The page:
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Screen time limits

  • 16-01-2024 1:32pm
    Registered Users Posts: 8,966 ✭✭✭


    My 14 year old son has a bit of screen addiction. I am reasonably strict and there is lots of fighting, tantrums over it.

    Roughly during school term he gets;

    * 2 hours per day for phone. His main app's are snapchat and tic-toc (little more at weekends). He gets unlimited spotify, chess and whatsapp. He is allowed it in his room but not after 10.00 pm

    * 2 hours screen time for fortnite on Friday and Saturday evenings and maybe an hour on Sunday.

    I use google family link and MS family centre to enforce the limits which he regularly hacks and then I have to change passwords, reset everything and there's a massive fight.

    Could you tell me what your limits are for your teen's roughly? He claims no-one has limits like him.

    I have noticed since he has more into screen's, he loses interest in everything else. When he hacks the limits, he would be on everything between 4 - 8 hours. There is no self control whatsoever.

    This is the biggest cause of fights in the house so would appreciate any help. In general my view is moderation is the key point, have explained this until I am blue in the face.


  • Registered Users Posts: 14 Buttercup10

    It doesn't take them long to get around family link and the like. Our eldest got a phone at 12 (gift from her dad, I'd have rathered hold off til 14ish) got around parental controls almost immediately, and would literally do nothing else if left to her own devices. We just made it clear what the time limit was and once it was up she handed over phone. Don't give extra time, ever, or you'll be plagued for it all day, every day. 15 now and not as addicted to it as before. It gets easier.

  • Registered Users Posts: 595 ✭✭✭taxAHcruel

    Did it get any better in the end OP? It has been some time since your post.

    I can only speak for myself of course - but I know that if something like this got to the level of multiple or ongoing "tantrums and fights" in our house then I would be removing that something entirely. Not trying to moderate it - and certainly not using third party tools like screen time controllers to moderate it for me. I would be removing it entirely - working on my parenting and where I failed in my parenting that led to the situation - and when me and the child(ren) are back in a good place looking to moderately reintroduce the thing that was removed and watching closely to see if they were now matured and ready for it this time.

    When things are not yet at the point of "tantrums and fights" however I tend to try and take a more positive approach than negative to things like this. That is rather than saying "You can not do X" or "You do to much of X you need to reduce that" - I take a more "You can do as much of X as you want but only if you are doing a minimum amount of A B C too". And if they manage to do A B and C then I think they are in a good place even if I still think they are maybe doing a little too much of X. But anyway doing A B and C means they have less time for X anyway.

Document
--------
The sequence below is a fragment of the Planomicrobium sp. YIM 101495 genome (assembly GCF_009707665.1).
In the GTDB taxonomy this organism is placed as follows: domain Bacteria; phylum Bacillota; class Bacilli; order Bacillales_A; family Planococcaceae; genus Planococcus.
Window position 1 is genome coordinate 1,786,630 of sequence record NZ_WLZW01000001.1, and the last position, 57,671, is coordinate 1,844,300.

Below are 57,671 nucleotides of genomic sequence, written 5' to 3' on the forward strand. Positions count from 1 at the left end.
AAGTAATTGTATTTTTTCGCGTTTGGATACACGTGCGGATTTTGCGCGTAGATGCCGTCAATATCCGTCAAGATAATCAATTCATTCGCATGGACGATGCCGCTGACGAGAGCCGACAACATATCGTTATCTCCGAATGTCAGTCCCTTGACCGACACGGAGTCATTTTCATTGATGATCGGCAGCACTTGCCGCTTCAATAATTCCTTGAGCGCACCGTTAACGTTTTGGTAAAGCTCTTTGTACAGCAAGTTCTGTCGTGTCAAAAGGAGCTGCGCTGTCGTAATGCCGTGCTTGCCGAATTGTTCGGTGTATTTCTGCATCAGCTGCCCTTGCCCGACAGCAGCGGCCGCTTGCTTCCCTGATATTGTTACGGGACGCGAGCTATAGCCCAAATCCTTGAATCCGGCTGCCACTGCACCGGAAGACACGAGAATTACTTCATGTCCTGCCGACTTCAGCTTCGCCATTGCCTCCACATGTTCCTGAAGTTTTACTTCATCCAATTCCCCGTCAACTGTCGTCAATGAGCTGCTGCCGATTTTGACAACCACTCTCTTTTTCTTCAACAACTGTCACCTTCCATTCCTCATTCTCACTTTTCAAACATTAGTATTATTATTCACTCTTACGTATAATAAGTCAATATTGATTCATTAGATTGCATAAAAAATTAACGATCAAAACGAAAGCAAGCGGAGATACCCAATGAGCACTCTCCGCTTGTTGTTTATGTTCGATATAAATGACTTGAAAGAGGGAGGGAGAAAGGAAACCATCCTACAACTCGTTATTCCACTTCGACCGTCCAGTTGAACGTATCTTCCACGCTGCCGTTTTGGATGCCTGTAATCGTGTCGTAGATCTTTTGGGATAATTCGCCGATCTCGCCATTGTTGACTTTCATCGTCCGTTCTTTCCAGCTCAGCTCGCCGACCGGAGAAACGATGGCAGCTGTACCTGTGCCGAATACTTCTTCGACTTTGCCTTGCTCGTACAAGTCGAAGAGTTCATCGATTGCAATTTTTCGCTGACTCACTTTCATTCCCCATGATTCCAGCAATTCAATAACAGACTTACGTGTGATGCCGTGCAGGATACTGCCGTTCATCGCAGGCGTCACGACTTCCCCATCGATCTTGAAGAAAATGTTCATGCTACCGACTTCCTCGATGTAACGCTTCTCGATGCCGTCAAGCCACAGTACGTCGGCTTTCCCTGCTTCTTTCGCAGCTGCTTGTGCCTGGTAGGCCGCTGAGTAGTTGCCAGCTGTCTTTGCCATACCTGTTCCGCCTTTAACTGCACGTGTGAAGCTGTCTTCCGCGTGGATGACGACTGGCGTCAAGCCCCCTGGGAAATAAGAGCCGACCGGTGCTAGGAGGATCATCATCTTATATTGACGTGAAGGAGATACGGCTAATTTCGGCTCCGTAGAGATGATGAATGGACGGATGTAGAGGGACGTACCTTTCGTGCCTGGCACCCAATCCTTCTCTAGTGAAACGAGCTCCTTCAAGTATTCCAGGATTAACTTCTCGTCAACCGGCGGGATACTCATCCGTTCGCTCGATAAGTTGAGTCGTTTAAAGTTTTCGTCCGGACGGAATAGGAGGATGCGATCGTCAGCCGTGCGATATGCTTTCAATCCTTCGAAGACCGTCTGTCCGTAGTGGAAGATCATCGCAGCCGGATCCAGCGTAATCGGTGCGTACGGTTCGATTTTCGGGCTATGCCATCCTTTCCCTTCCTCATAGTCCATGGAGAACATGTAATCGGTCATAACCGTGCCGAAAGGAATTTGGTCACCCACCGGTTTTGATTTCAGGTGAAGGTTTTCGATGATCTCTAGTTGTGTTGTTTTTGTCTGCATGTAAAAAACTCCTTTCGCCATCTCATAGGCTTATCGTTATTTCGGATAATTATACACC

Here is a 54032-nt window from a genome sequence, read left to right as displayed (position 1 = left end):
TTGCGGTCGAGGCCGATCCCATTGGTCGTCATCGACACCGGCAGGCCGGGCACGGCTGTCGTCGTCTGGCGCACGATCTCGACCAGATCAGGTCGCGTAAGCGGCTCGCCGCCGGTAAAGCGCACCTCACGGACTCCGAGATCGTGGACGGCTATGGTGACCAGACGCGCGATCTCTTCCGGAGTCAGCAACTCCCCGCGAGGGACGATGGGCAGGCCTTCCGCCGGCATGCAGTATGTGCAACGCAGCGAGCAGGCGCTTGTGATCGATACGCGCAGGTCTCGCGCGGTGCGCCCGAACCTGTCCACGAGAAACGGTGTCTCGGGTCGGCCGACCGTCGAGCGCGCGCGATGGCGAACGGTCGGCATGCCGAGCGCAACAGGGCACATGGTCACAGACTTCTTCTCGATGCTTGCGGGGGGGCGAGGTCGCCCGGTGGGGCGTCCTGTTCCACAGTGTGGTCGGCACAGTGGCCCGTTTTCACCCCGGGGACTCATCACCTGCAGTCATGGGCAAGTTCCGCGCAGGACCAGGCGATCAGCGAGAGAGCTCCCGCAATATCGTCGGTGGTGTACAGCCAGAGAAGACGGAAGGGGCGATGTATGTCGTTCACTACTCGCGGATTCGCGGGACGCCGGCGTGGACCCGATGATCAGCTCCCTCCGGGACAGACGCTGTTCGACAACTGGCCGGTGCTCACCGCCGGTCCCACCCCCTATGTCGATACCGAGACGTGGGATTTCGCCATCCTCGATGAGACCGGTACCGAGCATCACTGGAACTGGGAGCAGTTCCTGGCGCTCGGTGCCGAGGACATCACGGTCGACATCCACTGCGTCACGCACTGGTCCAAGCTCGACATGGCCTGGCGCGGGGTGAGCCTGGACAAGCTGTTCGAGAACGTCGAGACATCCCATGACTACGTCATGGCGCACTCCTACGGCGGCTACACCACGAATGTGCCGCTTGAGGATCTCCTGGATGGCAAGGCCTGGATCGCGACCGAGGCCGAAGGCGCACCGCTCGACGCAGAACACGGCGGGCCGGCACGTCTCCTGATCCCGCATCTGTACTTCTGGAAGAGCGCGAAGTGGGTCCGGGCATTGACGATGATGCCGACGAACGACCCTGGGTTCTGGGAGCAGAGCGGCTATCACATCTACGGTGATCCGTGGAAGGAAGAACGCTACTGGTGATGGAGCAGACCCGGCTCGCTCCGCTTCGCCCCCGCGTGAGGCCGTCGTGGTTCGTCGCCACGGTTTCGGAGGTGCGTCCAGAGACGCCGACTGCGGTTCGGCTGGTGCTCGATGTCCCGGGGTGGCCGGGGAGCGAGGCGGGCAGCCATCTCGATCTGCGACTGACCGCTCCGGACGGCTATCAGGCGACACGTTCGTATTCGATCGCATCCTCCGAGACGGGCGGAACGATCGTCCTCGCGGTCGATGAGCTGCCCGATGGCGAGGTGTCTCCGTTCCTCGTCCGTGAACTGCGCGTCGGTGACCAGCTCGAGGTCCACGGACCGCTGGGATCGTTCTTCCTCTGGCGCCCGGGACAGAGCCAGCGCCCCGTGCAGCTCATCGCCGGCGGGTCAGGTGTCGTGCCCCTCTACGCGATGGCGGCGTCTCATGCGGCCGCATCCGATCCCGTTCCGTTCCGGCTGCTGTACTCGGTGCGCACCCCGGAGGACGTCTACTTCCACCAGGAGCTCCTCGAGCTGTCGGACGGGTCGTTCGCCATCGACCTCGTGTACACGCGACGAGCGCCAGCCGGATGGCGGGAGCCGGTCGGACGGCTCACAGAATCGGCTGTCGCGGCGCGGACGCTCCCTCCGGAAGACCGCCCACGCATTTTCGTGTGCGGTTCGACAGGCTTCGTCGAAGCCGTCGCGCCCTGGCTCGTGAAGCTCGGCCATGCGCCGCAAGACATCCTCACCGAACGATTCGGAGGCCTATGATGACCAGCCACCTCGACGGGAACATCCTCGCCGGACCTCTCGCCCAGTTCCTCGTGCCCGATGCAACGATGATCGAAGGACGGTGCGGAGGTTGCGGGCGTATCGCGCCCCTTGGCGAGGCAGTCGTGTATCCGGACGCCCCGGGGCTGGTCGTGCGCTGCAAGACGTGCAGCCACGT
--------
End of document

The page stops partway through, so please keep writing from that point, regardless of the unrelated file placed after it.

An example of this:

    With phone or gaming use for example - I would tend to tell my kids that I expect a certain amount of study from them a week. A certain amount of jujitsu. A certain amount of working on some hobby (like a guitar for example). And a certain amount of exercise and a certain amount of chore/housework. And their grades have to remain above a certain standard.

    If they do all that then they can do as much phone/gaming as they want. I might personally think they are doing too much phone/gaming (I don't as it happens I am lucky, I am just making up this particular example to show how I would go about it, phones have not been an issue in my house with my four kids, and we do not own a television) but as long as they are reaching those other standards I have set them then I grant them that freedom to over use the thing I would want them to use less of. I believe in giving children certain freedoms even when they use that freedom in a way I might be personally negative towards.

    I also couple this philosophy with a lot of retrospective penalties. So rather than saying "if you do X too much I am going to do this thing you won't like" I wait for things in their life that they want, or want to happen in a certain way, and I go the other way and retrospectively blame their behavior for my decision. Mainly I tend away from threats and coercion and towards natural consequences. It means I am less telling them what to do and how to do it - and more giving them the freedom to do what they want but ensuring they understand the consequences and results of that.

    An example of this:

    Some time ago two of my kids did not want to brush their teeth. They were really bad at doing it and I did not want to stand over them demanding they do it three times a day. Knowing they would only do it if I demanded it and therefore I would spend years telling them three times a day to do it. And they wouldn't do it each time I dropped the ball on demanding it.